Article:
Watching Out for Our Neighbors

“We’ve lived here 30 years and we wouldn’t live anywhere else. We love visiting the city but we enjoy coming home. We’ve had opportunity to move a couple times through jobs, but we never did.”

“What is it about this place that draws you back?”

“Well, look around, the serenity of it all. The quiet. Our sense of space. That’s the primary reason for me.”

“I like being able to just go out and walk, anytime. To head in those hills, just go out the door and go for a hike. I grew up in Roanoke proper. It’s not a big city, but our house was on Route 11 so it was constant traffic. Now I could never, never not be in the mountains. There’s something about these hills.”

* * *

The day started early. Morning on Bent Mountain is high and bright by 7:30 a.m. after the fog and mists have burned off, after the sun asserts itself through thick branches and stretches over open fields. On this particular morning, Mary Beth Coffey is getting into her truck at 6:45. This has become her routine over the past couple of weeks. Wake up, put gas in the car, and begin the patrol with her neighbor, Jackie. Monday, July 6th was the first day of routing, biological, and cultural surveys on Bent Mountain for the proposed Mountain Valley Pipeline, and Mary Beth wanted to be ready to confront any surveyors she found trespassing– on her land or on anyone else’s.

“We’re just a tiny a 3 acre plot here, but we’re watching out for our neighbors,” she says.

Bruce and Mary Beth have lived on the mountain since 1985, off of a gravel road that leads past a row of pines up by a forested creek. Beyond the house lies an uphill field surrounded by forest and brimming with wild thistle. The Coffey’s moved to the mountain seeking higher ground after their previous home had been severely damaged in a flood.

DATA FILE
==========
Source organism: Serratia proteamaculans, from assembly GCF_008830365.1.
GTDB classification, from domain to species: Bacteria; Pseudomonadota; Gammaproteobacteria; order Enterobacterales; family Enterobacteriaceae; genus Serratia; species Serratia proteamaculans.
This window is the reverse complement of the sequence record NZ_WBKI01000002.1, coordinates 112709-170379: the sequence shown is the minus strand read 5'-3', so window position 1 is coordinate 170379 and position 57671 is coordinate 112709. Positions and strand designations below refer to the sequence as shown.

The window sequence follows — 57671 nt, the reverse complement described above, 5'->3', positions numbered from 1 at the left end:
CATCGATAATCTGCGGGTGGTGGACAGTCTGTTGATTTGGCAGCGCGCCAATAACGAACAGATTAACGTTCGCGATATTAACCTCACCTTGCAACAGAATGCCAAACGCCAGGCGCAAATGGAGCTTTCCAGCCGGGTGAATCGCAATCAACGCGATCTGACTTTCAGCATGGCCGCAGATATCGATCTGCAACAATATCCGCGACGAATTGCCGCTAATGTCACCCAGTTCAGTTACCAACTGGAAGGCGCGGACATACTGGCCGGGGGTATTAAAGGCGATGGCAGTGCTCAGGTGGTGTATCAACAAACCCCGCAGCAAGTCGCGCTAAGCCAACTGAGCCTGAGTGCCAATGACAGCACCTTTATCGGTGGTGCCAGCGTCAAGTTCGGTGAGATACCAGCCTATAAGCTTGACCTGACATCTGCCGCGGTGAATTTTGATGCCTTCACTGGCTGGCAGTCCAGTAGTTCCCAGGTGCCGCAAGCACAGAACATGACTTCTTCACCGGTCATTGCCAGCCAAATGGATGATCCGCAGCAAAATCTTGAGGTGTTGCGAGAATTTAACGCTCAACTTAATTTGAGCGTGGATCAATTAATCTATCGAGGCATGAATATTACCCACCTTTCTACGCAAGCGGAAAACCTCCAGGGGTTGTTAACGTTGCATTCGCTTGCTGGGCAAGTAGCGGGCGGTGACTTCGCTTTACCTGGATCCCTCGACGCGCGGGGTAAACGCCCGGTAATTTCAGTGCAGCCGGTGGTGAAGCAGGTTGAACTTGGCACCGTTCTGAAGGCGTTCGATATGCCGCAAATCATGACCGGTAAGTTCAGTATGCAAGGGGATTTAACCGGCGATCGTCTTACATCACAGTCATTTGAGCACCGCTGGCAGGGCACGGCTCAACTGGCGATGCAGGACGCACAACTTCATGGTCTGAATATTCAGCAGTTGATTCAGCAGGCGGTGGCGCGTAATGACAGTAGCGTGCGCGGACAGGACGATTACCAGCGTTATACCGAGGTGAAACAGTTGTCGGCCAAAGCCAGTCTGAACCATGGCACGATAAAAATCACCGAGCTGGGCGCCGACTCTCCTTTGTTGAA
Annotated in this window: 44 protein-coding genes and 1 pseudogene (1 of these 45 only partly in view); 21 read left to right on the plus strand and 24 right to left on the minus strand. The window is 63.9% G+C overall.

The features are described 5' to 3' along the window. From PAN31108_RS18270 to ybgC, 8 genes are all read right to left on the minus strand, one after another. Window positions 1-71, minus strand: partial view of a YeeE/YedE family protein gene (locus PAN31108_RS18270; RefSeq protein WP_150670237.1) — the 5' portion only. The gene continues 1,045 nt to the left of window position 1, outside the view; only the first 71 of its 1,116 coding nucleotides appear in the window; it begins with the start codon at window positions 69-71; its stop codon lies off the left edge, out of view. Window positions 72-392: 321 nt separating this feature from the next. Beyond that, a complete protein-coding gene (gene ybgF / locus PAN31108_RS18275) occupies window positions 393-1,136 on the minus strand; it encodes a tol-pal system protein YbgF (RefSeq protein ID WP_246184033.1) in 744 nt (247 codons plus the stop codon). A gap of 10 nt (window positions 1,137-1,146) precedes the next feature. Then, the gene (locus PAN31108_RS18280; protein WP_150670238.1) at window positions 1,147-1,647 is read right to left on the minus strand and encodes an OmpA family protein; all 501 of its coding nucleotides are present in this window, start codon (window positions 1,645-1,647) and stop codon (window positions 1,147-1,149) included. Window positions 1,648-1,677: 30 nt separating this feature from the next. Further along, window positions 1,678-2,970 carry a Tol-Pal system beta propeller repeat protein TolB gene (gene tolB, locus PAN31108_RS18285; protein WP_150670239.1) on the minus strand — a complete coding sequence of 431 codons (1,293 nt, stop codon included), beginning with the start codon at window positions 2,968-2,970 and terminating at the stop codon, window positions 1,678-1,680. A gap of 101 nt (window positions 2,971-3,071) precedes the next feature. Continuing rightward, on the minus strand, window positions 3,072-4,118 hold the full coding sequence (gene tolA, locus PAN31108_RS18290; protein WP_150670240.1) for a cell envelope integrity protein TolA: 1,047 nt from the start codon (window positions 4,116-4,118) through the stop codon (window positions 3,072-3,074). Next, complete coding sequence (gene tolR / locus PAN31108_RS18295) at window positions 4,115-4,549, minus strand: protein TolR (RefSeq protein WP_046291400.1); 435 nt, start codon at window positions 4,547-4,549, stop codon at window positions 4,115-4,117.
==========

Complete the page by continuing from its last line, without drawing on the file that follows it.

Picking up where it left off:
“We knew we were going to have a family, and it’s a good community up here,” Mary Beth says, “there was a school at the time, an elementary school that all of our children ended up attending, so we were really excited about that.”

Bent Mountain Elementary closed in 2010, but it later became the Bent Mountain Center, a non-profit center that provides educational, recreational, and social events for the community. Though he is often on the road for his job, Bruce, along with Mary Beth, assists the center with coordinating events.

Not even a few miles away from the community center, the path of the Mountain Valley Pipeline was originally drafted to run close to the Coffey property– too close for their comfort at a mere 125 feet away from their home, with the permanent easement edging up to the side of the house. For a time it remained just on the other side of the fence line, snaking downhill through a large acreage of both field and forest, until they were made aware of a change in the route, putting the line even closer to their home and the easement seemingly going through it. As soon as they received the letter of intent requesting permission to survey their land, the Coffeys immediately replied with a certified letter: no. Access denied, signed in ink with red permanent marker.

Bruce and Mary Beth Coffey attend a FERC Scoping meeting held in Elliston, Virginia on May 5, 2015. The meeting was one of only two scheduled in Virginia.

Bruce and Mary Beth Coffey attend a FERC Scoping meeting held in Elliston, Virginia on May 5, 2015. The meeting was one of only two scheduled in Virginia. Photo by Will Solis.

Mary Beth Coffey points out the route of the pipeline close to her property on July 4, 2015.

Mary Beth Coffey points out the route of the pipeline close to her property on July 4, 2015. Photo by Will Solis.